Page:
• Highlighting Northern Strike as a uniquely valuable multi-lateral, multi-domain joint exercise that should be appropriately resourced. The Michigan National Guard hosts Northern Strike in northern Michigan each year. The exercise involves approximately 5,000 Army, Air Force, Marine, and Special Forces service members from 20 states and three coalition countries. Northern Strike has experienced inconsistent funding in years past. The NDAA includes provisions to ensure Northern Strike is consistently and appropriately funded, and requires a report to the HASC on the benefits of and funding needed to support future exercises.

 

  • Helping Michigan businesses compete for defense contracts: Slotkin’s CODER Act, passed as part of the NDAA, would overhaul and modernize the DoD’s software-acquisition process, while opening the door for small and medium-sized businesses in Michigan to compete for those contracts.

 

  • Building the STEM pipeline by leveraging centers like GVSC in Michigan: It is critical to maintain a robust and appropriately trained pipeline of recruits who can help the nation defend against ever-evolving threats. As part of the NDAA’s overall emphasis on the importance of STEM as the DoD modernizes its workforce, the bill emphasizes the importance of Science, Technology and Research Labs, such as the Ground Vehicle Support Center in Warren, Michigan, and requires the DoD to provide a master plan explaining how the department will modernize its workforce and capabilities to get ahead of emerging and future threats.

 

Slotkin’s amendments help stem the flow of PFAS contamination and hold the Department of Defense accountable for future cleanup. In addition to the numerous PFAS remediation provisions Slotkin secured as part of the base text of the NDAA, she also offered amendments to:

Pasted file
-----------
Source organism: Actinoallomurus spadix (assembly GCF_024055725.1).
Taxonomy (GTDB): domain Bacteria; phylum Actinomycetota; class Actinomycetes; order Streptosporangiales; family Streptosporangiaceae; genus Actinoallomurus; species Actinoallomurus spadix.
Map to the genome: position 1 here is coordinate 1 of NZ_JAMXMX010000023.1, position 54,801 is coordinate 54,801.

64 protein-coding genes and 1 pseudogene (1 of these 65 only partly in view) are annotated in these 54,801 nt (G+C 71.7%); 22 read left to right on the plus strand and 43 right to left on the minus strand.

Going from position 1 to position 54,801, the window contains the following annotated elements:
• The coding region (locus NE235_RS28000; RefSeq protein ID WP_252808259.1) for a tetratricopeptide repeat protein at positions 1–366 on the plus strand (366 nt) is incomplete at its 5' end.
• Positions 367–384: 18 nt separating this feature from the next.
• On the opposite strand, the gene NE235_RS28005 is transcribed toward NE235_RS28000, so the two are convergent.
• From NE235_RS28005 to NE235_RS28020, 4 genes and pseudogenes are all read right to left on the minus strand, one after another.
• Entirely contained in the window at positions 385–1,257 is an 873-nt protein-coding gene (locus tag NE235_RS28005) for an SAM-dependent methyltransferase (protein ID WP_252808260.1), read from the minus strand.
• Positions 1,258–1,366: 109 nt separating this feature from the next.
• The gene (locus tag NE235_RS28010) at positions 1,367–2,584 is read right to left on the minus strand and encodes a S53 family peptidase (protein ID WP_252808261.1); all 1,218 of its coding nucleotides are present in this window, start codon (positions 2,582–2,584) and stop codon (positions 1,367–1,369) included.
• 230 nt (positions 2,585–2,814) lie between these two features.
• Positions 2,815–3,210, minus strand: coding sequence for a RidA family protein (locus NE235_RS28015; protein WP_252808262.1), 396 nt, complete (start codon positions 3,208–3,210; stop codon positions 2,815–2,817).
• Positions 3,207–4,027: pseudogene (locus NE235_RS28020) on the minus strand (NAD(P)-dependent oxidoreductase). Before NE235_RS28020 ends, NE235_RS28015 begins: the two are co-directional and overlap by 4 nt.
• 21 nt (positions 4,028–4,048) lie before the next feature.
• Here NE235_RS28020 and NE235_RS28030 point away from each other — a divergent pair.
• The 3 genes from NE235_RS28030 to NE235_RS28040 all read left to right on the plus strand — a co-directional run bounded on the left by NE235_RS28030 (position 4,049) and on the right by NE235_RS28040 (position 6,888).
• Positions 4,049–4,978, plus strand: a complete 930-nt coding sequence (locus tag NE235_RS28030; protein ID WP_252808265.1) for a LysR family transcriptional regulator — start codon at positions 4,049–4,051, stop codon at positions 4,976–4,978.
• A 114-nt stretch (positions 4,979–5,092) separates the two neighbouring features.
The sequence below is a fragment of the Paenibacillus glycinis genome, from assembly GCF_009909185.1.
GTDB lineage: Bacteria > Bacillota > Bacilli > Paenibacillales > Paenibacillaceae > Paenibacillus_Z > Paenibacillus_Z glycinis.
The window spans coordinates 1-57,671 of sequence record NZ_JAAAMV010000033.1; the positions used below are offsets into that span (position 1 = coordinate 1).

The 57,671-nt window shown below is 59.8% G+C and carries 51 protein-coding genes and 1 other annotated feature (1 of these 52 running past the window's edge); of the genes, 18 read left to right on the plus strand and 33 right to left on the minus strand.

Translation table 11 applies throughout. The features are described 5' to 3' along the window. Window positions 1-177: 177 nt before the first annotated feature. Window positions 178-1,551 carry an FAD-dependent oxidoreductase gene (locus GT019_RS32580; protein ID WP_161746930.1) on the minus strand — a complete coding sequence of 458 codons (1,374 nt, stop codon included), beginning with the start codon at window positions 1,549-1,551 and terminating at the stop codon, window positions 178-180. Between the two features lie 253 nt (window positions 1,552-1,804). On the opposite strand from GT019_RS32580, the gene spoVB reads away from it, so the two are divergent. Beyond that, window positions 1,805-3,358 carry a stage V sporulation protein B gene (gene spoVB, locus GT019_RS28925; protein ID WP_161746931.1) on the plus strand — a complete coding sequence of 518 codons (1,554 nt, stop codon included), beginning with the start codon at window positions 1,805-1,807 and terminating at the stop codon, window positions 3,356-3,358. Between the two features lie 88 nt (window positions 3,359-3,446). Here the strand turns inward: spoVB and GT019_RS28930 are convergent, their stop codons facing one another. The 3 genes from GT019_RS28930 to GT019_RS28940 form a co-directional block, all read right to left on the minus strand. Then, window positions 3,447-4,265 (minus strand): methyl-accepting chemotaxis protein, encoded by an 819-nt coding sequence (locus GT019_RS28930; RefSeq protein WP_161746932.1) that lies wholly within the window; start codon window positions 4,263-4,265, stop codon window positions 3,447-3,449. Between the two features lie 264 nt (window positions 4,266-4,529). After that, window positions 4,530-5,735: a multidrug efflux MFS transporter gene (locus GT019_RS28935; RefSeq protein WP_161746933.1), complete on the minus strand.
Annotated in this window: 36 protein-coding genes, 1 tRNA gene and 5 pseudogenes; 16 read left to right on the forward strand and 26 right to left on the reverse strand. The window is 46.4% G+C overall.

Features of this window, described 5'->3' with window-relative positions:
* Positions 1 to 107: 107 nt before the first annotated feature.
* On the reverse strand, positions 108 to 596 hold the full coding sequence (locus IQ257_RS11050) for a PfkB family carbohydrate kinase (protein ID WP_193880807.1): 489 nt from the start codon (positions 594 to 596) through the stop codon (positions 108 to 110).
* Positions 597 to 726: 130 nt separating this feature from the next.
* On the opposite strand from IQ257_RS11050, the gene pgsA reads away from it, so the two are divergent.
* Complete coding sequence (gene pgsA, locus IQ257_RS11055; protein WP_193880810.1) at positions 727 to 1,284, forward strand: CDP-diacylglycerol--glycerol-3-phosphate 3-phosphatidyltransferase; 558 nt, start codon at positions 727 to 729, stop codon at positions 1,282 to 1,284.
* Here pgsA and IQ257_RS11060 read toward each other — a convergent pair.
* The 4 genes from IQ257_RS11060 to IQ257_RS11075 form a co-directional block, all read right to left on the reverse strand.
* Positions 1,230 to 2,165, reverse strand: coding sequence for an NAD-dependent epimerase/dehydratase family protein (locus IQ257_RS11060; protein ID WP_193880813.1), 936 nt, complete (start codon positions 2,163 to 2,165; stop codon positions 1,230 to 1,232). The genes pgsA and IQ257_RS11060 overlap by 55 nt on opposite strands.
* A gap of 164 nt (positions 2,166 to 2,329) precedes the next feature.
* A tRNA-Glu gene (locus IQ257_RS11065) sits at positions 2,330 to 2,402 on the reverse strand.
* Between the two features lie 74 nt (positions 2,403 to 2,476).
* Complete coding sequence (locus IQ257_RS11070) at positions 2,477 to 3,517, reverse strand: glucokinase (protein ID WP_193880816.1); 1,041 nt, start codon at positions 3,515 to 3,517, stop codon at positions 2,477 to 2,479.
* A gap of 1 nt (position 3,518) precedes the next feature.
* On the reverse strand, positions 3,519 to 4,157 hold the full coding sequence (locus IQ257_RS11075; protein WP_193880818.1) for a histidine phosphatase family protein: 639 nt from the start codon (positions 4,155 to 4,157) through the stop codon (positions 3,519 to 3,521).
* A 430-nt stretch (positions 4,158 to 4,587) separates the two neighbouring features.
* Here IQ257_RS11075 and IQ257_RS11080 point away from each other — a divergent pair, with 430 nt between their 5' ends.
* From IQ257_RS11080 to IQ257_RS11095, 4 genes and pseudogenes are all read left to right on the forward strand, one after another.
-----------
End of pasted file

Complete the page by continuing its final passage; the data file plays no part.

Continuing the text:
• Encourage the DoD to stop using AFFF (the firefighting foam that has been causing PFAS contamination in and around military bases) to accelerate that timeline.

 

  • Prohibit the use of AFFF in training exercises.

 

Slotkin offered amendments and secured provisions as part of the NDAA to support veterans and local communities in Michigan that would:

 

  • Expand job placement services for veterans and military families: Slotkin co-led a bipartisan amendment to enable the Secretary of Defense to establish a pilot program based on the successful Work for Warriors program, which helps provides veterans, military families, Gold Star Families, and active duty National Guardsmen and Reservists with job placement and employment assistance. The program would provide matching funds to any state that participates.

 

  • Require evaluating veterans’ exposure to burn pits and other toxic airborne contaminants: The open burning of trash as a waste disposal mechanism, particularly in Iraq and Afghanistan, has exposed veterans to a variety of health challenges. Slotkin strongly supported provisions in the NDAA to ensure that periodic health assessments and physical examinations provided by the DoD include specific information related to exposure to burn pits, toxic airborne chemicals, and other airborne contaminants. This information would also be shared between the DoD and the Department of Veteran Affairs.

 

  • Increase military pay by 3.1%.